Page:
5 Things to Watch for at the G-20
As the world’s leaders discuss the world’s problems in Pittsburgh tomorrow, Steven R. Weisman breaks down what’s at stake—climate change, economic recovery, banking reform.
A century ago Pittsburgh was home to one of the greatest concentrations of millionaires on earth. Their names still rumble with authority: Carnegie, Mellon, Frick, Westinghouse, Heinz and Schwab.
This week the names descending on Pittsburgh are millionaires only in the sense that the global financial crisis forced them to bail out, and effectively own, some of the biggest financial institutions in their countries: Obama, Brown, Sarkozy, Merkel, Hu, Hatoyama and many others.
World leaders are no doubt waiting for Obama to emerge as a leader of real stature, more than a tour guide to a steel city.
Their task is to take the measure of the Great Recession and, with more rumble than authority perhaps, reassure us that we are finally heading out of it. Look for them to proclaim that they are readying an overhaul of the global financial system to avoid the next crisis. Nicolas Sarkozy, the French president, recently was kind enough to say that “even the English” recognize the need for reform.
Some skepticism is in order, and nothing much is expected to be formally decided. But unlike many of these international confabs, this meeting could be an important one for both President Obama and his counterparts in moving the discussion toward some necessary adjustments in the global economy. A little background first:
Some 35 leaders are convening at the confluence of the Monongahela, Allegheny and Ohio Rivers under the auspices of the Group of 20—G-20 for short. The first thing you will note is that the numbers don’t coincide. This was a party where the 20 main organizers did not want to make too many colleagues feel bad for being left out. The invitation list kept growing and growing.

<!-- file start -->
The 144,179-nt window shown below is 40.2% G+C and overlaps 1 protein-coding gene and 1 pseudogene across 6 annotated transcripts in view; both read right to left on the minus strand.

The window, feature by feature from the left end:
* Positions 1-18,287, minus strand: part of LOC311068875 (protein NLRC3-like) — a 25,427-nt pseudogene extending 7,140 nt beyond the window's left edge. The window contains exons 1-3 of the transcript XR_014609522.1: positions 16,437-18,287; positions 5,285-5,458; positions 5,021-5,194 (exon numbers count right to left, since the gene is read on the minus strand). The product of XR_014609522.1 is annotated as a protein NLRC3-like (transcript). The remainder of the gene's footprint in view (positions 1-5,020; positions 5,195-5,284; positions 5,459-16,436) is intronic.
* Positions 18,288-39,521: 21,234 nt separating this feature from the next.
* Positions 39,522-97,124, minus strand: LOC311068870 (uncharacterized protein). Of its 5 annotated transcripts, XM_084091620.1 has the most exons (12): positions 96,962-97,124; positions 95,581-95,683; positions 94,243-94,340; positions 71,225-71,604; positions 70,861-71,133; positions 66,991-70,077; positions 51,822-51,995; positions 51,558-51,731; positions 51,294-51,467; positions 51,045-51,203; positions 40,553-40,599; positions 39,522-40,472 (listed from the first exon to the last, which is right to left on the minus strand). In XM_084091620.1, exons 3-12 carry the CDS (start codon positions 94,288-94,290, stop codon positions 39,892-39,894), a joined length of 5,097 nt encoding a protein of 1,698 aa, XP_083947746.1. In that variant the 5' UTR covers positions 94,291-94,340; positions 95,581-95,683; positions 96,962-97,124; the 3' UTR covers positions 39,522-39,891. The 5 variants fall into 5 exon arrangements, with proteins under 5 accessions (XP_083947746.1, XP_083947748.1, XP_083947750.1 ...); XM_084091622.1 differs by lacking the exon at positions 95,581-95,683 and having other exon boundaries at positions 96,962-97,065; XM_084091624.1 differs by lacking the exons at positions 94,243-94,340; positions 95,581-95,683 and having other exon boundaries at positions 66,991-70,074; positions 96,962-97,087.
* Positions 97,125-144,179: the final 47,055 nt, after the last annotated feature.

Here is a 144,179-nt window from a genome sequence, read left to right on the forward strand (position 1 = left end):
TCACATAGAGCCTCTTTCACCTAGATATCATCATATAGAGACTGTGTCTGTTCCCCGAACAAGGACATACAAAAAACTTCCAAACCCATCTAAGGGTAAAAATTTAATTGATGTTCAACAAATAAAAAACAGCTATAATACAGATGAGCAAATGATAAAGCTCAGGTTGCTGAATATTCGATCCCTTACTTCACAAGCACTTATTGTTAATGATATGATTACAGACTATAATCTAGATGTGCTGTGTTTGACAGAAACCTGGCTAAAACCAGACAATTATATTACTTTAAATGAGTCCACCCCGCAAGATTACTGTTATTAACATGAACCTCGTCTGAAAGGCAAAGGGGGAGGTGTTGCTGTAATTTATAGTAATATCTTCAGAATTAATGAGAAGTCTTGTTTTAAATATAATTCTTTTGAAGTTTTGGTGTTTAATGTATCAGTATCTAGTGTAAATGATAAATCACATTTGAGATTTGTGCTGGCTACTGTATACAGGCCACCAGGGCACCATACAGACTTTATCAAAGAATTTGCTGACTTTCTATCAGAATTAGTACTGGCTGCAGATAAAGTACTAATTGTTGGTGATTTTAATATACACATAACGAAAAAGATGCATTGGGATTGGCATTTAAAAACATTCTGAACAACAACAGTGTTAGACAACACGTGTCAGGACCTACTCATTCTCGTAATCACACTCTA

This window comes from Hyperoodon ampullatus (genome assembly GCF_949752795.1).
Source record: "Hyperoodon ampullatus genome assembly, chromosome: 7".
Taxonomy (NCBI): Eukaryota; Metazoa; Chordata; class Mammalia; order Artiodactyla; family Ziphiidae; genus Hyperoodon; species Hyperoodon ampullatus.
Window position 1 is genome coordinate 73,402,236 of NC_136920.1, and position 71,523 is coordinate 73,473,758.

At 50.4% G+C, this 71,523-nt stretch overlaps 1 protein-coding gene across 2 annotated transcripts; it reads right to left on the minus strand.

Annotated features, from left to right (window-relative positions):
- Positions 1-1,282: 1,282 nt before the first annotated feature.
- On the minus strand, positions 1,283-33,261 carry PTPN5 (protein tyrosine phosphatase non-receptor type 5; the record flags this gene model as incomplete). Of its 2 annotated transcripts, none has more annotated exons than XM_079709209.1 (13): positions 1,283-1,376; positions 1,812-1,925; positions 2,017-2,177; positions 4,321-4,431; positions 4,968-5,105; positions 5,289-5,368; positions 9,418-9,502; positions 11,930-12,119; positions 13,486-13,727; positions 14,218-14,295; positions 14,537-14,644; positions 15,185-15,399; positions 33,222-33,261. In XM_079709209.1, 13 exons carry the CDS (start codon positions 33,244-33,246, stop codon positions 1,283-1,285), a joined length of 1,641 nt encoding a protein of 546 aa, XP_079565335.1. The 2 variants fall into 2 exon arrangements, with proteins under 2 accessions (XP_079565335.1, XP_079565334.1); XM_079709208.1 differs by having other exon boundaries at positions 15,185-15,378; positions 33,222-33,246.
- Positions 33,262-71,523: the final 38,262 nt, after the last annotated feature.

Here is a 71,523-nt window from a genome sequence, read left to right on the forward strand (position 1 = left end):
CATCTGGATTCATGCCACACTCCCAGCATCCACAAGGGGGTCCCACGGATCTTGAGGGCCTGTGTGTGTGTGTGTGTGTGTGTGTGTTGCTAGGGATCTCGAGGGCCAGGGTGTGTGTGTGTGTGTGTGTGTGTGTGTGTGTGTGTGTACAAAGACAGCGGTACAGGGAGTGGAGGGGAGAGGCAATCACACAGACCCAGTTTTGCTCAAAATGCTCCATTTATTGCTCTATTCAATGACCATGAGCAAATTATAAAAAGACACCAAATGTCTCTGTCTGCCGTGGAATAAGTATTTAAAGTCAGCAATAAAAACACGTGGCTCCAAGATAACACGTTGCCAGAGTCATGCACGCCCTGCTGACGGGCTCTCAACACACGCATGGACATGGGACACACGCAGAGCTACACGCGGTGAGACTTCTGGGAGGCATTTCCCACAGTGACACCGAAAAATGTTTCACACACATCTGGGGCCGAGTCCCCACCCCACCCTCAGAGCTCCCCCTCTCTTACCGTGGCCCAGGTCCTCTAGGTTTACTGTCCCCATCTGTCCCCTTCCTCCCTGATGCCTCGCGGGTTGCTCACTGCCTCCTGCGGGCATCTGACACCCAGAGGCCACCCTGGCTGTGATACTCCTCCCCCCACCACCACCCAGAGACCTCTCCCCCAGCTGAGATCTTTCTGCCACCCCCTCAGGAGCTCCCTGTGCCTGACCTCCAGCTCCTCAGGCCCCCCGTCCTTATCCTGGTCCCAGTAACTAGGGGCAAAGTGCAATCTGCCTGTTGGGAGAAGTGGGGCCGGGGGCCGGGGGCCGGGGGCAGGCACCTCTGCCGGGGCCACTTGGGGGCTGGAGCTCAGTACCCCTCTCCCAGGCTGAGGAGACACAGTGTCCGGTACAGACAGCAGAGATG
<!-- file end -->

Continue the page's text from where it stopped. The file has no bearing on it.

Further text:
Mr. Obama, who chose the site, says it’s because Pittsburgh “has transformed itself from the city of steel to a center for high-tech innovation—including green technology, education and training, and research and development.”
Could it also be that Pennsylvania is crucial to his presidential campaigns, and that its media outlets also extend to Ohio, another important state struggling to recover from the economic downturn? Just asking.
Here are five main issues to watch:
• Nomi Prins: Obama’s Pittsburgh Checklist• Who’s In, Who’s Out at the G-20 • More Daily Beast G-20 coverage1) The Obama administration has leaked outlines of its proposal for the summit to approve an agenda of “sustainable and balanced growth” coming out of the recession. What this means for the U.S. is that it is telling China, Japan, Germany and other big exporters not to count on Americans to go into hock while they import foreign goods, as Americans have in the last decade. To some extent this issue is a proxy for the United States’s longtime effort to persuade China to switch from an export-driven to a consumer-driven economy, and to let its currency appreciate and not rely so heavily on flooding other countries with their cheap products, much to the ire of the Congress and the American labor movement. A second aspect of the growth strategy is what it will signal about the intention of the major economic powers to engage in an “exit strategy” from the recent binge of government intervention that was aimed at averting an even worse global meltdown. But not much specifics are expected on when the U.S. will raise interest rates, cut federal spending or reprivatize the American banking system.